Wi-Fi is increasingly becoming the communication channel of choice for non-real-time applications in industrial environments like factory floors. Here again, PC/104's stackable architecture allows designers to seamlessly incorporate Wi-Fi modules or subsystems into existing industrial designs.
For instance, RTD Embedded Technologies offers PCI/104-Express and PCIe/104 Mini-PCIe card carrier modules for embedding Wi-Fi functionality into industrial applications, namely, the WLAN25203ER and WLAN35203ER. Both of these Wi-Fi solutions incorporate Atheros wireless LAN (WLAN) modules compliant with the 802.11a/b/g/n standards.
The dual-slot Mini-PCIe card carriers support both Type 1, Type 2, and universal PCI/104-Express and PCIe/104 expansion pinout options. Type 1 features PCIe x1 and x16 links with USB 2.0, while Type 2 supports PCI Express x1 and x4 links with USB 3.0 and SATA for the latest peripheral devices. The universal pinout supports PCIe x1 and/or USB 2.0.
The PC/104 and x86 partnership continues
At a time when the brave new world of graphics and displays is converging with IIoT designs, x86 processors with powerful CPUs and video processing capabilities are becoming increasingly prominent. These processors offer more compute performance, higher resolution graphics, and faster I/Os than previous-generation industrial CPUs while also consuming less power.
Originally designed with support for x86 processors in mind, PC/104 is already positioned to perform these workloads. VersaLogic’s PC/104-Plus Liger board is a case in point, featuring a seventh-generation Intel® Core processor based on the Kaby Lake microarchitecture. The mix of traditional I/O and advanced processing performance on the Liger offers the ability to upgrade legacy industrial designs while preserving connectivity with already-deployed modules or custom peripherals. The Liger also integrates a Trusted Platform Module (TPM) security chip directly onto the printed circuit board (PCB) that provides hardware-level security and prevents unauthorized access for sensitive industrial applications.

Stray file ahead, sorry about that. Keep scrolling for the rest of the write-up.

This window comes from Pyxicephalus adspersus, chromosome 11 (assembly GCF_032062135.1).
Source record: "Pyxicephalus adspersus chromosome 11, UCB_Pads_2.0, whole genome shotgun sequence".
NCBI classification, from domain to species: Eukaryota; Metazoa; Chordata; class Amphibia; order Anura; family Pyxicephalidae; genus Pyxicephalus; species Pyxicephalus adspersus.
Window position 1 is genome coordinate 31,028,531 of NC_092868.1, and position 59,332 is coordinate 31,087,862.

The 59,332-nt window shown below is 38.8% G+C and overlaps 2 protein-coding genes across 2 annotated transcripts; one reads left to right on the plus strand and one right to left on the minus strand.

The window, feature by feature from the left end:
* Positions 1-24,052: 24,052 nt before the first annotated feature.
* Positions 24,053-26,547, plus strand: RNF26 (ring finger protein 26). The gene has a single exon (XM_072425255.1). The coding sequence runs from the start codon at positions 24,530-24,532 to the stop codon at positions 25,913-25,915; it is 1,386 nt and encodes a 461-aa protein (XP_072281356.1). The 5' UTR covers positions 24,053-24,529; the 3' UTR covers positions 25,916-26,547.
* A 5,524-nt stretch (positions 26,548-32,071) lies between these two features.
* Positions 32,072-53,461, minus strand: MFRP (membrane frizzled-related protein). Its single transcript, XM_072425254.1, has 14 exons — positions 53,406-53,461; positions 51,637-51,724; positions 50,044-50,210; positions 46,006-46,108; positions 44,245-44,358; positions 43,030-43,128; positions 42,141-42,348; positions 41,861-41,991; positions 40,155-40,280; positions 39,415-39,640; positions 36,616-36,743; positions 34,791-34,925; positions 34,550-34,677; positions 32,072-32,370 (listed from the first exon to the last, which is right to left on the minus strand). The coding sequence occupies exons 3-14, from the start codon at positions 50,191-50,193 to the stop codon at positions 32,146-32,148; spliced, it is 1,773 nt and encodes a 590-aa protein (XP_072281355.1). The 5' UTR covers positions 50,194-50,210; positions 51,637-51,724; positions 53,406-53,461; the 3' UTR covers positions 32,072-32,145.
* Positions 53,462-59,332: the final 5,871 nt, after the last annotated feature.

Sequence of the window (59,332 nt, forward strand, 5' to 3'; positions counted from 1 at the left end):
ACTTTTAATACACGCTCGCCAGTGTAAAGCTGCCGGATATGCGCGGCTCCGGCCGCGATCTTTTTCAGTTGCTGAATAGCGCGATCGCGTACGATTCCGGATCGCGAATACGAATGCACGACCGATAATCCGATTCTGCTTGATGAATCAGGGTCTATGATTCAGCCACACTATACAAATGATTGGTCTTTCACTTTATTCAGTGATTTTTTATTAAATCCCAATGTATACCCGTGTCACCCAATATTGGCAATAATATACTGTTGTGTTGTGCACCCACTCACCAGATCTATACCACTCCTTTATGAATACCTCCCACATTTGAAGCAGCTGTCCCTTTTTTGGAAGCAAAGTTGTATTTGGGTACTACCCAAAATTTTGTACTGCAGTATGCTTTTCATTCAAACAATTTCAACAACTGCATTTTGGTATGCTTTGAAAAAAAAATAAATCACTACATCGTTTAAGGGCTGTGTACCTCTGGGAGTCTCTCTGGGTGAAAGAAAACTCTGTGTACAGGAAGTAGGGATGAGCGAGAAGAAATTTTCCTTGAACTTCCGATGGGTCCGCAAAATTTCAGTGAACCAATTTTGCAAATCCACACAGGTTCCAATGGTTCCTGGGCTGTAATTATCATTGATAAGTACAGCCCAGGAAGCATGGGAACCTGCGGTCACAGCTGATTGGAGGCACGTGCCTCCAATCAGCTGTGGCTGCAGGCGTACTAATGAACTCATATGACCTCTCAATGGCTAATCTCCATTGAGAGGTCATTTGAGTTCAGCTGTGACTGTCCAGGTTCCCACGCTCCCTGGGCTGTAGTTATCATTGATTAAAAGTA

The existing design infrastructure around x86 processors and associated software complements PC/104’s versatility by enabling emerging functionality and maintaining compatibility with existing solutions. The combined ecosystem also offers a powerful platform on top of which industrial developers can customize their designs to meet specific requirements.
PC/104: Reload, don’t rebuild
A dense mix of I/O interfaces, wired and wireless connectivity mechanisms, and expansion options in a small form factor continue to enable PC/104 technology in embedded systems ranging from resource-constrained control systems to high-performance IIoT solutions. By providing support for advanced processors and high-speed interfaces while still delivering on the promise of reliability and long lifecycle operation, PC/104 developers can depend on their investment well into the future.
With an architecture that allows industrial designers to quickly deliver more performance and new functionality, there is no need to design new modules, source additional modules, or rebuild entire systems from scratch.
For organizations looking to take advantage of IIoT without massive investment or significant downtime, it’s time to get reacquainted with PC/104.
To join the Industrial IoT revolution, visit the PC/104 Consortium at www.pc104.org.
Jeff Milde is Executive Director of the PC/104 Consortium.